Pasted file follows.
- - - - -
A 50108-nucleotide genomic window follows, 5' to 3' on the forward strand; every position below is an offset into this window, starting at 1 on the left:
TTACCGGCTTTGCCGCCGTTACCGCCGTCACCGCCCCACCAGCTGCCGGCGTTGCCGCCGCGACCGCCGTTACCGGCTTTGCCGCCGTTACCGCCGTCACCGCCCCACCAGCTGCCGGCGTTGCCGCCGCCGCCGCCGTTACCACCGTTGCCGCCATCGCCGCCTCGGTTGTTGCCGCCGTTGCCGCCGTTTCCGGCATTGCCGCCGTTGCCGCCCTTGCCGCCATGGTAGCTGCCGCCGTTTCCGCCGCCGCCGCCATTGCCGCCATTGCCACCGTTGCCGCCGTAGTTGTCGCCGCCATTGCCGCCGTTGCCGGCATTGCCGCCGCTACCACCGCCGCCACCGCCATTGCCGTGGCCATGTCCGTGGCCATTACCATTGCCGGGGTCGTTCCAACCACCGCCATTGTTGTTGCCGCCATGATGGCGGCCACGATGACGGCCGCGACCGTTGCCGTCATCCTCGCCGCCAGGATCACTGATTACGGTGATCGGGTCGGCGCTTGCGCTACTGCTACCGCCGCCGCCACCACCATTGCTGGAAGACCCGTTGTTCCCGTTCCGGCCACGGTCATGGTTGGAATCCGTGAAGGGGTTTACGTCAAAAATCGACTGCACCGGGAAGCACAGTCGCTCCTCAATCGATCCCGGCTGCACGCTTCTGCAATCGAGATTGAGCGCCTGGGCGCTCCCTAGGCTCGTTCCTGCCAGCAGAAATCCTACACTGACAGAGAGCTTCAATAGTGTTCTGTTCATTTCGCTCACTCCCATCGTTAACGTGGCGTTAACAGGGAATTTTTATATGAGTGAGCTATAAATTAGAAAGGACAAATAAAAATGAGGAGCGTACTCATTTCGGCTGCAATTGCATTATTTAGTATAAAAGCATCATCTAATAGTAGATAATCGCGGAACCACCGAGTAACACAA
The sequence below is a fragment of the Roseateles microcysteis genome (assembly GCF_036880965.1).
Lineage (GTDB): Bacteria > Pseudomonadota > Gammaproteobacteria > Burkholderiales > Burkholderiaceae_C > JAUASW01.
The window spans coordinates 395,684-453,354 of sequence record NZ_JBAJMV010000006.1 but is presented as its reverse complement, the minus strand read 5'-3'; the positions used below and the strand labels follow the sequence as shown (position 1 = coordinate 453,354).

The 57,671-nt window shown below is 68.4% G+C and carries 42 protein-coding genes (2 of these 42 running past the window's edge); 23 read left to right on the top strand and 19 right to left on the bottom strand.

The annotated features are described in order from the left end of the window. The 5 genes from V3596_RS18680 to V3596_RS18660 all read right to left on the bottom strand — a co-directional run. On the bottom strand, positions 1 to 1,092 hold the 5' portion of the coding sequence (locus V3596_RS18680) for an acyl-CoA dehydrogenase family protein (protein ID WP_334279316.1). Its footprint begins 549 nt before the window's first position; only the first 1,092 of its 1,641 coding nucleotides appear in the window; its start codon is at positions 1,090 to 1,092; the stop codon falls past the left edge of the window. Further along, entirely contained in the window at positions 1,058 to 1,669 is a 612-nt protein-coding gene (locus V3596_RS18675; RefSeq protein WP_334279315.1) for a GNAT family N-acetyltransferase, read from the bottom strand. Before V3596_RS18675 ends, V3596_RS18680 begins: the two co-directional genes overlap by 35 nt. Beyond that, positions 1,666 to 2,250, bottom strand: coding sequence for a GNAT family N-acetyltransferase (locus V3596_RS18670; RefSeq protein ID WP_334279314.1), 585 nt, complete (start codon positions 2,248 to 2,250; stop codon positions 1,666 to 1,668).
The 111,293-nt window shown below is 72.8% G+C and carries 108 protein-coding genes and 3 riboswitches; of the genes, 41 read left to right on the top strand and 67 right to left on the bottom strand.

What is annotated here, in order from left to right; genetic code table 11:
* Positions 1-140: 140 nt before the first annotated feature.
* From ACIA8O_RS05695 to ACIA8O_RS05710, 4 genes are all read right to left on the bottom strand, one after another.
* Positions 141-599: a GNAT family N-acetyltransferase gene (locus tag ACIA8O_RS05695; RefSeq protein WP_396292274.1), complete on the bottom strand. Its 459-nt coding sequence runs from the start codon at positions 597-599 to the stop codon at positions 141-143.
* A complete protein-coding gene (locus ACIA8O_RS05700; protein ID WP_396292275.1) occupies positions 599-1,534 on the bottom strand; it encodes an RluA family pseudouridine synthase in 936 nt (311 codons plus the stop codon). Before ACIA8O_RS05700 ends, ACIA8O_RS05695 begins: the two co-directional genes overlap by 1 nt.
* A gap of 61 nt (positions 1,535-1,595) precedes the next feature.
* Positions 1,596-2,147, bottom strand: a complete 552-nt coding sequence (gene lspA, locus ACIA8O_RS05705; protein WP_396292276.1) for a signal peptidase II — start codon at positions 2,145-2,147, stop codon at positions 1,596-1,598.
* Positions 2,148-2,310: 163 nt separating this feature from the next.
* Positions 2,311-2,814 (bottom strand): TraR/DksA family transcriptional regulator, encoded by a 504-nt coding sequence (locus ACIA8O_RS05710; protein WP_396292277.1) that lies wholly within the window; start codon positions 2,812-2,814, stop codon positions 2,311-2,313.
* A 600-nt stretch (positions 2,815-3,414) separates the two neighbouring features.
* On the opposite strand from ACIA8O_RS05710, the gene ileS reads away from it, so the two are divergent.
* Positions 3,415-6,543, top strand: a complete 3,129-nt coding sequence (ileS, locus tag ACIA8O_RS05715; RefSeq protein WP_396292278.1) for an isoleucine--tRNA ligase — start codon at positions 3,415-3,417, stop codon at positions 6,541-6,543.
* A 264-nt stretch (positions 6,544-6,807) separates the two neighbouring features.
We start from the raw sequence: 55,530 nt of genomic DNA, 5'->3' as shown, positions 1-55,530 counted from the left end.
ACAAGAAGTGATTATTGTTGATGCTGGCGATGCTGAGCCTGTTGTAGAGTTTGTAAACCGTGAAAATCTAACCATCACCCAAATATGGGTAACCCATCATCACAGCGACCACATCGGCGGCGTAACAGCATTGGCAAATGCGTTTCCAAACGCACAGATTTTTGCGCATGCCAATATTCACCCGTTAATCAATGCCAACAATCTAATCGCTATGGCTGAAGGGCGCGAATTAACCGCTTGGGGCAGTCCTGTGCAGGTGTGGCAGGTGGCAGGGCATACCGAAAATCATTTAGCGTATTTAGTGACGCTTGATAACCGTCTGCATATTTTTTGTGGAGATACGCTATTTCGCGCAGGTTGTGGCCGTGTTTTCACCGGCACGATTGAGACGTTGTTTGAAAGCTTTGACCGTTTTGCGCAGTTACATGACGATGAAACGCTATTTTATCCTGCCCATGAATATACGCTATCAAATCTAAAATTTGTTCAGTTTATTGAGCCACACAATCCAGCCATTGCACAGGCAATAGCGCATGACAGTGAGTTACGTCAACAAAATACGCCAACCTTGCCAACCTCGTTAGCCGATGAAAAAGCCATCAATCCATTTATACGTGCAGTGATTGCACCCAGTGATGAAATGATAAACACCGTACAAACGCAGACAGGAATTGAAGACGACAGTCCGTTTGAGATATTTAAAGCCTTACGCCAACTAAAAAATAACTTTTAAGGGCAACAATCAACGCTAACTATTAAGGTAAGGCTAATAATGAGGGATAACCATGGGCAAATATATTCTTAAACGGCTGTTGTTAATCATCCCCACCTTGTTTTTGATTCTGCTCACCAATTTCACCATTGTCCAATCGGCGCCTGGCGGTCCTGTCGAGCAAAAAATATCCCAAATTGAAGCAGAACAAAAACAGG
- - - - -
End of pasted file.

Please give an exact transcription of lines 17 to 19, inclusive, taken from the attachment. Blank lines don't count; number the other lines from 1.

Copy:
* Positions 2,311-2,814 (bottom strand): TraR/DksA family transcriptional regulator, encoded by a 504-nt coding sequence (locus ACIA8O_RS05710; protein WP_396292277.1) that lies wholly within the window; start codon positions 2,812-2,814, stop codon positions 2,311-2,313.
* A 600-nt stretch (positions 2,815-3,414) separates the two neighbouring features.
* On the opposite strand from ACIA8O_RS05710, the gene ileS reads away from it, so the two are divergent.